- Found to have methane and water steam in its atmosphere, which classified it as a T-Dwarf. As such, it radiates mostly in the infrared and does not undergo nuclear fusion.
- Orbits at the very large distance of 1469 au away from primary star
- Discovered by its high proper motion against the sky. This was found out to be identical Epsilon Indi's, so the association was made between the two.
- Mass of 47 Jupiters 
- Like all Methane Brown Dwarves, its diameter is about the same as Jupiter's.
- Measured Temperature = 1276 K. This is the same temperature as a Dark Hot Jupiter. I wonder how it would compare? Many hot jupiters are hotter than this though. They get their heat from without rather than within though.
- Luminosity = 0.02% Sol
Brown Dwarf Bb Factoids[edit | edit source]
- T6 Type Star (Methane Brown Dwarf)
- Orbits Primary Brown Dwarf Ba 2.65 au away, completing an orbit about every 15 years
- Mass is 28 Jupiters (about 40% of the mass in the binary system) 
- Radius is similar to primary brown dwarf and Jupiter (0.932 RJ)
- A lot "cooler" than Ba, at 854 Kelvin. This is similar to the temperature of the hottest clarified giants.
- Discovered using Adaptive Optics
- Not detected earlier because it was invisible at the bands use to detect Epsilon Indi B.
Epsilon Indi Stellar Moving Group[edit | edit source]
Epsilon Indi is the title member of the Epsilon Indi Moving Group (identified 1958 by Eggen). Some other members include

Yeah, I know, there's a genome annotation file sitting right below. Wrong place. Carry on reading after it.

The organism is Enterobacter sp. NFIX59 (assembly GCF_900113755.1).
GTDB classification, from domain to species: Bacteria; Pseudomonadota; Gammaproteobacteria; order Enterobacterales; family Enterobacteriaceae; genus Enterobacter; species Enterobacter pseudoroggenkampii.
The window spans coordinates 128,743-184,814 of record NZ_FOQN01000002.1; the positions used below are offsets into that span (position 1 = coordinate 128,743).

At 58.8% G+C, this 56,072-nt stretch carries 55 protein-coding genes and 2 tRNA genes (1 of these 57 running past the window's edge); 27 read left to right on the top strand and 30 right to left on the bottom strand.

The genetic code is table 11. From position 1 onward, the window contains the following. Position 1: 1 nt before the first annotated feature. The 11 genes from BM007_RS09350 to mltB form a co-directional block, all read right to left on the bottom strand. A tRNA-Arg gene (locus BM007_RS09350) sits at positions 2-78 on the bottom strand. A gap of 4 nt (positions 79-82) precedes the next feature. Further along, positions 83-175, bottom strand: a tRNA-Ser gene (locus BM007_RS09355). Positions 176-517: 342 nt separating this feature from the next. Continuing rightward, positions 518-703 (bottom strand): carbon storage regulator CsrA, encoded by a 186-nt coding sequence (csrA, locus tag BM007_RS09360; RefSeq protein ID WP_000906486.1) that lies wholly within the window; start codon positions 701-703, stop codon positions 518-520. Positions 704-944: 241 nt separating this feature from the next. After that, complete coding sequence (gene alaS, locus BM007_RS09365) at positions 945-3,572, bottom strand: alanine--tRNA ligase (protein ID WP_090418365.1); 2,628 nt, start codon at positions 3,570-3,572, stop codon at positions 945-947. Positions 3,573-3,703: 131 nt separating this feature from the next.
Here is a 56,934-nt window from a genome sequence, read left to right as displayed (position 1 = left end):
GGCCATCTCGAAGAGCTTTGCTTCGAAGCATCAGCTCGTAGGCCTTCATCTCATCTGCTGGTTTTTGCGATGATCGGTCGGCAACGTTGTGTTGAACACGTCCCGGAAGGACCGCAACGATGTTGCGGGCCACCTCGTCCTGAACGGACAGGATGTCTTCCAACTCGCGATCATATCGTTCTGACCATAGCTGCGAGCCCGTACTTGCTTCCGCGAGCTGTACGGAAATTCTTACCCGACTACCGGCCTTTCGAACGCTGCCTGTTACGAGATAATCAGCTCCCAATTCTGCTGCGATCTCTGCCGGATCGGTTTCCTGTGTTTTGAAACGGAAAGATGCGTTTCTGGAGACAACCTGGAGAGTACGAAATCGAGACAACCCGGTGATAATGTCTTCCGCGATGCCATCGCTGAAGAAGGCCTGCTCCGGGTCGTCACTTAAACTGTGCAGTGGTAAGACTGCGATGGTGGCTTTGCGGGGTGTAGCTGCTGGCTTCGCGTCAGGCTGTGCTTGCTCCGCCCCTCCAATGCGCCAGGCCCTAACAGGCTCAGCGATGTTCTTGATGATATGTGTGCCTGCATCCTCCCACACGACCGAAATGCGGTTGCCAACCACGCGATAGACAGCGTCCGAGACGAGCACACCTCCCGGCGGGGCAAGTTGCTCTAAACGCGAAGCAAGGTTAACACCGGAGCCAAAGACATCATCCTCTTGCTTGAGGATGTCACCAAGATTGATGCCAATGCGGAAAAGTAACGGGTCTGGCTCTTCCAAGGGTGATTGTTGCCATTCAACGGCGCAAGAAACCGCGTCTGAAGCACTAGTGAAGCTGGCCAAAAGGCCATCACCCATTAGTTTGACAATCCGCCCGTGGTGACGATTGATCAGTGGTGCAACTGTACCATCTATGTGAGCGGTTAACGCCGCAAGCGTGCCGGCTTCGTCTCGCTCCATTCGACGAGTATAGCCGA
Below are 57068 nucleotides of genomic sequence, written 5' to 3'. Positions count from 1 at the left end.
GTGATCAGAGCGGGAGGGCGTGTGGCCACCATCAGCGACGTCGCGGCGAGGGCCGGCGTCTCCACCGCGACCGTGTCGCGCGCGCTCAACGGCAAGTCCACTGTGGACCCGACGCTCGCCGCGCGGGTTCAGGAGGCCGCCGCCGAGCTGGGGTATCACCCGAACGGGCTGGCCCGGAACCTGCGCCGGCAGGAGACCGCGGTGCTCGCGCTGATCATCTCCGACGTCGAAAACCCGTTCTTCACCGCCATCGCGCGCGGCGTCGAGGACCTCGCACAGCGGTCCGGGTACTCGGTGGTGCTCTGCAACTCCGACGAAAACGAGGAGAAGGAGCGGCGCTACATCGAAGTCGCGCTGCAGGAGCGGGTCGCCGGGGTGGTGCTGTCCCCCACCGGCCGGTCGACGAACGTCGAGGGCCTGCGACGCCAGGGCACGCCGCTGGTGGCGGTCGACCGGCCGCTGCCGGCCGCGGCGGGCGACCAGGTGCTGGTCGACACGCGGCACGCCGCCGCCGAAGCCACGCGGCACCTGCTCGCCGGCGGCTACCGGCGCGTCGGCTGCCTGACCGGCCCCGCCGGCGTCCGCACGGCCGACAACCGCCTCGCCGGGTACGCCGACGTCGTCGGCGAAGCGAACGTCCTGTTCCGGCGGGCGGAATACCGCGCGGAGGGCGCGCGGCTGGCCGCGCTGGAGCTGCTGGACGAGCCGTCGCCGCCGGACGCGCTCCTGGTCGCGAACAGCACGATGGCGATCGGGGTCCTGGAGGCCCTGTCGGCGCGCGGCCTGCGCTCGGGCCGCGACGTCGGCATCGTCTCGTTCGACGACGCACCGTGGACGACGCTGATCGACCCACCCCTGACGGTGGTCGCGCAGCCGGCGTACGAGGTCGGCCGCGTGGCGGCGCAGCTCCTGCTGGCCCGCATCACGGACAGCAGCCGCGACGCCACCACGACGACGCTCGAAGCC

- HD 40409
- Lambda Aur
- HD 102365
Other nearby Brown Dwarves[edit | edit source]
There are seven other brown dwarves known within 20 light years. Four of them are also Methane Brown Dwarves, while the other three are younger and brighter M Class brown dwarves. Gliese 229 was the first of this bunch to be discovered back in 1996. (list courtesy of Sol Station http://www.solstation.com/stars/s20ly.htm)
- 11.8 ly- Epsilon Indi ba (T1 V) 0.043 MS
- 11.8 ly- Epsilon Indi bb (T6 V) 0.028 MS
- 13.2 ly DENIS 1048-39  (M8.5 V) 0.08 MS - possibly a red dwarf?
- 16.3 ly- LP 944-20 [1975/1998] (M9.0 V) 0.060 MS - flares
- 18.5 ly- 2MASS 1835+3259 (M8.5 V) 0.07 MS
- 18.7 ly- 2MASS 0415-0935 (T8 V) ? MS - faintest known Methane Dwarf
- 18.8 ly- Gliese 229 b  (T6.5 V) 0.025 MS - first brown dwarf discovered, orbits a red dwarf
- 19.3 ly- Gliese 570 d  (T7-8 V ) 0.05 MS - orbits a triple (K-M-M spectrums) star system
- 20.0 ly- 2MASS 0937+2931 (T6 V) <0.08 MS
T-Dwarf Reference[edit | edit source]
Here is a great link on the nature of Methane Brown Dwarves worth mentioning: